Re: an Aramaic Approach the the Synoptic Gospels
- "Brian E. Wilson" wrote:
>There is not a doubt in my mind that Jesus' common tongue was Aramaic.
> The June 1999 edition of "The Expository Times" (volume 110 number 9)
> pages 273-278 will include an article by Dr Maurice Casey of the
> University of Nottingham, UK, on "An Aramaic Approach to the Synoptic
> Gospels". He seems to me to follow the view of Geza Vermes that Jesus
> spoke and taught in Galilean Aramaic.
The evidence is too overwhelming. I will try to pick this article
> He states that the publication ofI'll have to read the article to comment definitively on these points.
> all the Aramaic Dead Sea Scrolls permits us to do far more work on the
> Aramaic sources of the Synoptic Gospels than was previously possible. He
> writes of a reconstruction of the Aramaic text of parts of Mark. He has
> been writing a book on an Aramaic approach to "Q". He notes that there
> are Hebraisms in the Aramaic Dead Sea Scrolls.
I don't think it can be shown that GMark was originally written in
Aramaic but it is likely that Mark was an Aramaic speaker who wrote
his gospel in a near-patois Greek but did use Aramaic sources (either
oral or written) for some of the "Jesus said.." material. I think
whether or not any of the narrative may have come from an Aramaic
source has much to do with how far back we can push the terminus
a quo for authorship.
My own opinion, which is radical, is that there was indeed an
Aramaic "proto-John" and that the first edition Mark was actually
in response to proto-John. In this case, the first edition would
have been directed to the same Aramaic speaking audience. Although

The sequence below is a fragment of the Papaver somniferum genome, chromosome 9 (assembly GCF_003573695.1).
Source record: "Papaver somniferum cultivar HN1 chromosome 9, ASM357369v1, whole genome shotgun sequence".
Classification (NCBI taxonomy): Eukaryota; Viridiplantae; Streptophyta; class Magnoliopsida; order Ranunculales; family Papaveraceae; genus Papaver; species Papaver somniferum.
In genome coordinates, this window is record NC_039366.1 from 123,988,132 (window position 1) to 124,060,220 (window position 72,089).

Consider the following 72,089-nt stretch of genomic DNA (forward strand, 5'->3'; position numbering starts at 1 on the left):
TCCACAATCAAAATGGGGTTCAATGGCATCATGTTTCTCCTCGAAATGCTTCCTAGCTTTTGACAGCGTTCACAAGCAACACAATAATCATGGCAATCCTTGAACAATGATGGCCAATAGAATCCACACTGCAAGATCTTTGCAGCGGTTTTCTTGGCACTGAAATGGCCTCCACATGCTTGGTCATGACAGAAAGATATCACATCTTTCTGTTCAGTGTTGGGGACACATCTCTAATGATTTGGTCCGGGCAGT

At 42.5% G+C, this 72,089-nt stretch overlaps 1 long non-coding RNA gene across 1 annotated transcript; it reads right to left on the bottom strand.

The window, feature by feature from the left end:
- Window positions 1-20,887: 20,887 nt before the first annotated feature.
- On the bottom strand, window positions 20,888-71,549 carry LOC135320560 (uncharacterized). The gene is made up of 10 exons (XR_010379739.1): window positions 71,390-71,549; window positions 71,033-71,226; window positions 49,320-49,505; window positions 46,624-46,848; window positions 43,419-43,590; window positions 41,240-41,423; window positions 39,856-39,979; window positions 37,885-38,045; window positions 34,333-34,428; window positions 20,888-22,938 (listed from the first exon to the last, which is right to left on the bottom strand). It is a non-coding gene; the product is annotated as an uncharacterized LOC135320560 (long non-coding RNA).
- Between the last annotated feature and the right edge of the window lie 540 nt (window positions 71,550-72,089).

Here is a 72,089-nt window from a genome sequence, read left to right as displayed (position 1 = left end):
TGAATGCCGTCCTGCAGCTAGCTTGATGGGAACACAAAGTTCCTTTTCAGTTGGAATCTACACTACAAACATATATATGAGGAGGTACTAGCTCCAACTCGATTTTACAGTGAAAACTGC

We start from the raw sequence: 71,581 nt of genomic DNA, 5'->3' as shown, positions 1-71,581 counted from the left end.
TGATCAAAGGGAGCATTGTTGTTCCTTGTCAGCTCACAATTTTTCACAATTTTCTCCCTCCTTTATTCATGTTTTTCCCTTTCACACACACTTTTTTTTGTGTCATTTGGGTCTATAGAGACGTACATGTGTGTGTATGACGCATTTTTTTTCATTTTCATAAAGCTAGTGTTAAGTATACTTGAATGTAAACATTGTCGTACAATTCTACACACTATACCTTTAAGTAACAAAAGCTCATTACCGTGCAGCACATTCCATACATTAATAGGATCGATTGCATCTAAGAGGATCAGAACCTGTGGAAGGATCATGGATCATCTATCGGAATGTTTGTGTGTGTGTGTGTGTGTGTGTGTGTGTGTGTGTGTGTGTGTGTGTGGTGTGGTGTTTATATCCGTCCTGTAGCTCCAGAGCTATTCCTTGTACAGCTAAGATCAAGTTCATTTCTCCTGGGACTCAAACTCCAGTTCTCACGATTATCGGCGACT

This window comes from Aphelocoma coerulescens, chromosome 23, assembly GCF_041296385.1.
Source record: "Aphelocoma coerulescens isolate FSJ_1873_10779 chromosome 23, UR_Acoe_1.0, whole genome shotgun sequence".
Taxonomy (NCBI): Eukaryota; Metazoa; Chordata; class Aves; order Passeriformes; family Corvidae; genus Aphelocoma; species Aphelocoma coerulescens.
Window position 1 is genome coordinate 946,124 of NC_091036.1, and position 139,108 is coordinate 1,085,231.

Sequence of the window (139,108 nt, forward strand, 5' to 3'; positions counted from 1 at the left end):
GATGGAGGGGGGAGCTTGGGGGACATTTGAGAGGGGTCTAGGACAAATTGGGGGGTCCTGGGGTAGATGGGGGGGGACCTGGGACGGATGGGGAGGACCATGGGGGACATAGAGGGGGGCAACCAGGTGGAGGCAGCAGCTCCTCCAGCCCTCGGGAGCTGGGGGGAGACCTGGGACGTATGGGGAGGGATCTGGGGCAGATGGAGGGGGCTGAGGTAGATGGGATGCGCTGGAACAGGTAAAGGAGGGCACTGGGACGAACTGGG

I have been working on reconstructing the Aramaic proto-John,
still imbedded in translational Greek in the larger compositional
Greek 4G, I have not examined Mark in this manner...yet.
>My overall impression is that there was little influence on 1st century
> I wonder whether the Dead Sea Scrolls in Aramaic will provide new light
> on the synoptic gospels. Presumably the Aramaic written in the scrolls
> found near Qumran gives us a good idea of the Aramaic spoken in Galilee
> in the time of Jesus. Presumably also the occurrence of Hebraisms in the
> Aramaic of that time implies that Hebraisms (for instance in Luke) do
> not necessarily point to a Hebrew source.
Aramaic by Hebrew, yet Qumran Hebrew has a considerable Aramaic
I think the "Hebraisms" of Luke...notably the first 2 chapters (later
appended) were so-called by their semitic structure and more accurately
"Aramaisms." My take on Luke is that he was competent in Aramaic since
he goes out of his way on several occasions to accurately translate to
Greek Aramaic idiom...which Matthew does not.
I don't know what the Aramaic of the DSS can tell us of the Galilean
dialect of middle Aramaic and I would suspect that Judean Aramaic was
"purer" without the Hellenistic as well as Eastern Aramaic influence
in the Galilee. How I see the Aramaic texts helping us with some
synoptic issues is in shared vorlage and concepts. We see some of this
more blatantly in 4G.
I'll try to pick up The Expository Times today and mayhaps comment
taybutheh d'maran yeshua masheecha am kulkon